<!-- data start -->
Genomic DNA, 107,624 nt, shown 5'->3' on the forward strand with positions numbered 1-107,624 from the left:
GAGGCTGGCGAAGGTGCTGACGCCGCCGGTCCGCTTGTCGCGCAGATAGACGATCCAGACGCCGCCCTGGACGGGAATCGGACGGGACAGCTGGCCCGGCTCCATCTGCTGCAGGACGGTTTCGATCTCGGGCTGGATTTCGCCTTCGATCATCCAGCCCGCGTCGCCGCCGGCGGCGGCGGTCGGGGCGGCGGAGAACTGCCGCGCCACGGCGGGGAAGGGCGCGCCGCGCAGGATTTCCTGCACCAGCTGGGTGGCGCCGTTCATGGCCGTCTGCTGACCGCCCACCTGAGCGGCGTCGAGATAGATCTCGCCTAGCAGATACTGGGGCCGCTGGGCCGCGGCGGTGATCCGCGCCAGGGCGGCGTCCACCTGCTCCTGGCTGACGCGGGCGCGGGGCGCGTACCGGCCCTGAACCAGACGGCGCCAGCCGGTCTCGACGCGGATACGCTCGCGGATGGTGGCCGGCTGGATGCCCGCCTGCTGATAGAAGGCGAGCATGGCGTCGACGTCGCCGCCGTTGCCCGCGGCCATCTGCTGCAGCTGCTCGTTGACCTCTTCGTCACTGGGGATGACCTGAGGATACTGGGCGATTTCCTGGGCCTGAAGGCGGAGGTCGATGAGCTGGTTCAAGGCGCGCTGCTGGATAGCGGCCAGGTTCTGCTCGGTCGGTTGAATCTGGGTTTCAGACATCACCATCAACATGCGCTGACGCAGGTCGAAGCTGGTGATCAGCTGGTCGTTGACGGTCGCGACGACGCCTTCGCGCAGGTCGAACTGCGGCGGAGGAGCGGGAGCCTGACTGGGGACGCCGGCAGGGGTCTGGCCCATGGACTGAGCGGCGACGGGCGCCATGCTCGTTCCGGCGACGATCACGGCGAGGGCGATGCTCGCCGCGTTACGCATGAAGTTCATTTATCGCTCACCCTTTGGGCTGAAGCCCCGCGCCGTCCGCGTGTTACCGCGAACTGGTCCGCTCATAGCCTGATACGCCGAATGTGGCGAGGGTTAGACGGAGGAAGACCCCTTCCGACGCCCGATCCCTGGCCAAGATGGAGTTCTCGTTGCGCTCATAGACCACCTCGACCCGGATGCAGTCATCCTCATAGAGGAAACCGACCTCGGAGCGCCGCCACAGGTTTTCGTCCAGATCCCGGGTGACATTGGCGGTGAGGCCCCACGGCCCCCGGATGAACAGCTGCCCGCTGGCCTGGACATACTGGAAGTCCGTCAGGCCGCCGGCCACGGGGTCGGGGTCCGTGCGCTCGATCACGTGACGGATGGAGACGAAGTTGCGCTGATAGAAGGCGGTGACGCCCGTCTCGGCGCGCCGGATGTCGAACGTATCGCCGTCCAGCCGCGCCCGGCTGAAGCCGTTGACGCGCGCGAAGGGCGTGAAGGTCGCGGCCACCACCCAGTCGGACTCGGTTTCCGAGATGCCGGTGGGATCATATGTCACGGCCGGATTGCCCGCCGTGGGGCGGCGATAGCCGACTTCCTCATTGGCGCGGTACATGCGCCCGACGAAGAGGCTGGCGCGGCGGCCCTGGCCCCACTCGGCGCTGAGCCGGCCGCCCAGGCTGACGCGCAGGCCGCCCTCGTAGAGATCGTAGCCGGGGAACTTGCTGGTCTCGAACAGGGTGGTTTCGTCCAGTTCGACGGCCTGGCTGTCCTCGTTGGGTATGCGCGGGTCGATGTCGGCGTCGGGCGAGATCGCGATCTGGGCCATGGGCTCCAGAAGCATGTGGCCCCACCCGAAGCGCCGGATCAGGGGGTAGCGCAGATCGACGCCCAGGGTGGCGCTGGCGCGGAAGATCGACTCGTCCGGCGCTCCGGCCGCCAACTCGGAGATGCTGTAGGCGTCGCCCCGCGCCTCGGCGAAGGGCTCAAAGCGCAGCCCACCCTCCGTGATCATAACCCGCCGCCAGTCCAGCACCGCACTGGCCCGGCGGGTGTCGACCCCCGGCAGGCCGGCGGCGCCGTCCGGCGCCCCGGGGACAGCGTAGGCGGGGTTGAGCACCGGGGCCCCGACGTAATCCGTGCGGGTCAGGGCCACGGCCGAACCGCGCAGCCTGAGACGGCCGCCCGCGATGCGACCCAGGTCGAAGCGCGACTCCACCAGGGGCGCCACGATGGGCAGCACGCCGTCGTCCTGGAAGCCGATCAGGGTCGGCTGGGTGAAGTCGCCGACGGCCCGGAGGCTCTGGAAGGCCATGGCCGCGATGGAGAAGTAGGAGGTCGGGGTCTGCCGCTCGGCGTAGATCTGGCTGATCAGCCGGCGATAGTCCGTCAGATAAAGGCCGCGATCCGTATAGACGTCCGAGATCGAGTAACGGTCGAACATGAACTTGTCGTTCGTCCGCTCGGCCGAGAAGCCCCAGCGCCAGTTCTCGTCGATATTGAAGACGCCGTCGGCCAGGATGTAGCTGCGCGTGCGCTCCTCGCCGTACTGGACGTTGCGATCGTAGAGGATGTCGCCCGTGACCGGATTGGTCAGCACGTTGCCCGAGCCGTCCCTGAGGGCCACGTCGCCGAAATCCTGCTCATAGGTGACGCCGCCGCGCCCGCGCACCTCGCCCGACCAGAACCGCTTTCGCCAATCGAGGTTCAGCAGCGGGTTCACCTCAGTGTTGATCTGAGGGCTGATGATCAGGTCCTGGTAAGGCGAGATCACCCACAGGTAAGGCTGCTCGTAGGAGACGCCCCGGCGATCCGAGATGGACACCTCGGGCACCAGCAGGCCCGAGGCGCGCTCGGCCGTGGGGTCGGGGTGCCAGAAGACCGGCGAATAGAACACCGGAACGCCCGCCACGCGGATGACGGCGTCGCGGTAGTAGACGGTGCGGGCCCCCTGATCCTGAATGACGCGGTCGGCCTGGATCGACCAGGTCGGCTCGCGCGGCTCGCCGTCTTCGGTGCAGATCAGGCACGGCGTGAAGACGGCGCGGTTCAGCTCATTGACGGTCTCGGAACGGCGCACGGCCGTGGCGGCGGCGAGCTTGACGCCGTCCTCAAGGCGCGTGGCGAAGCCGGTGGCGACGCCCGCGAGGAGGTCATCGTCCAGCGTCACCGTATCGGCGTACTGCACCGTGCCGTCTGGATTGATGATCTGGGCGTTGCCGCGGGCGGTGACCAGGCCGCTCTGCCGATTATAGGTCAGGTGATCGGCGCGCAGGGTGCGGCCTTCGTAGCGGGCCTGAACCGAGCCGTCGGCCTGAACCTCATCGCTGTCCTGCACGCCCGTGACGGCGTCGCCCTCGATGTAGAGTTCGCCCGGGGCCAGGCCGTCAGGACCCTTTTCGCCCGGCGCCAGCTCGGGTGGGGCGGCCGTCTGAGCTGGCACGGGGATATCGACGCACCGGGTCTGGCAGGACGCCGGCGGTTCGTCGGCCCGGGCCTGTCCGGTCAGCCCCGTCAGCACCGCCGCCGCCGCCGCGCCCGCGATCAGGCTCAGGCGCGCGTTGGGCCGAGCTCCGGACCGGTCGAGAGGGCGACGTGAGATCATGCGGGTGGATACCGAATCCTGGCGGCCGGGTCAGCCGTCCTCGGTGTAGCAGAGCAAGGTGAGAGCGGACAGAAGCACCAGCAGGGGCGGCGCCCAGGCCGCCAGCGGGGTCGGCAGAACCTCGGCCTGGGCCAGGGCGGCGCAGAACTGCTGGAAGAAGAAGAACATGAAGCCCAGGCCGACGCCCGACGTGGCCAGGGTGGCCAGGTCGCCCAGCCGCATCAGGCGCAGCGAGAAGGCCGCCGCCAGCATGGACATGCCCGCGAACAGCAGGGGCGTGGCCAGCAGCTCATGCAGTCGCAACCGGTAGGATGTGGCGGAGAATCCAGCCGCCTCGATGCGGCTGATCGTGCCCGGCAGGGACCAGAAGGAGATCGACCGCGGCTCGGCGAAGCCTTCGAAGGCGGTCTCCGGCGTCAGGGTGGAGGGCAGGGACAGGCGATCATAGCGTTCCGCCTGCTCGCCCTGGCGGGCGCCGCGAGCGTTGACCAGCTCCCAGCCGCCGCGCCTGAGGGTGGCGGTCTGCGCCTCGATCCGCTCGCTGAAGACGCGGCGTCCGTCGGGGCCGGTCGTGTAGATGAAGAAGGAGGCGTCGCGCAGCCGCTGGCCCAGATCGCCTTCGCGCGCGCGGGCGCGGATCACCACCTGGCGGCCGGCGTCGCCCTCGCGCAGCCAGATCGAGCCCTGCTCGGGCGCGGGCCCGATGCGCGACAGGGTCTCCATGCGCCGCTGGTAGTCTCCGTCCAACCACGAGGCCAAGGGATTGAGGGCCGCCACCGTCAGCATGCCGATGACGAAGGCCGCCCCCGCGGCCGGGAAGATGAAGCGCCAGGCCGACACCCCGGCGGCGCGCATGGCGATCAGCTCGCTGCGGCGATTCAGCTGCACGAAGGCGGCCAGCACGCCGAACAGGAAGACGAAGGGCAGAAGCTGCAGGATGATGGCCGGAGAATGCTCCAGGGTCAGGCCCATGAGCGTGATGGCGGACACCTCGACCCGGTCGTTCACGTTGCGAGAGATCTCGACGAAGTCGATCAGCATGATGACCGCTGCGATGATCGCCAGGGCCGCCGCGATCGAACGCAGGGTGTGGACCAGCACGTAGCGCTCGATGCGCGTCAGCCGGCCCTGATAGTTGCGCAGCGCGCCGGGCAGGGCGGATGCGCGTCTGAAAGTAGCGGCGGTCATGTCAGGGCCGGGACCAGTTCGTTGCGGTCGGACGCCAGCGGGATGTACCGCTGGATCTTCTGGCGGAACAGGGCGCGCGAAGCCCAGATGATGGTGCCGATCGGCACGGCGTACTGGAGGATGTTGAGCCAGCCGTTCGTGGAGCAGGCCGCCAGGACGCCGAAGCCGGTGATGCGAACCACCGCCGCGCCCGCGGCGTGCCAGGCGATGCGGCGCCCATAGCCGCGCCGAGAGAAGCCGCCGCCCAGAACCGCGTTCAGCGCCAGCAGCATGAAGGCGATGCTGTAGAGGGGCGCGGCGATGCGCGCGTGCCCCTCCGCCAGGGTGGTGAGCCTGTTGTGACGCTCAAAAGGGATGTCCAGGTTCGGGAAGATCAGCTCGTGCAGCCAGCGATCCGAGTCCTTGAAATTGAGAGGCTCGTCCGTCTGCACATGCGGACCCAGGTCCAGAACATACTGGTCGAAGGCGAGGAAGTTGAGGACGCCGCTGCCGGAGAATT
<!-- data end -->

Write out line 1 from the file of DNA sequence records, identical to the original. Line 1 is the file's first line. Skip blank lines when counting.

Genomic DNA, 107,624 nt, shown 5'->3' on the forward strand with positions numbered 1-107,624 from the left: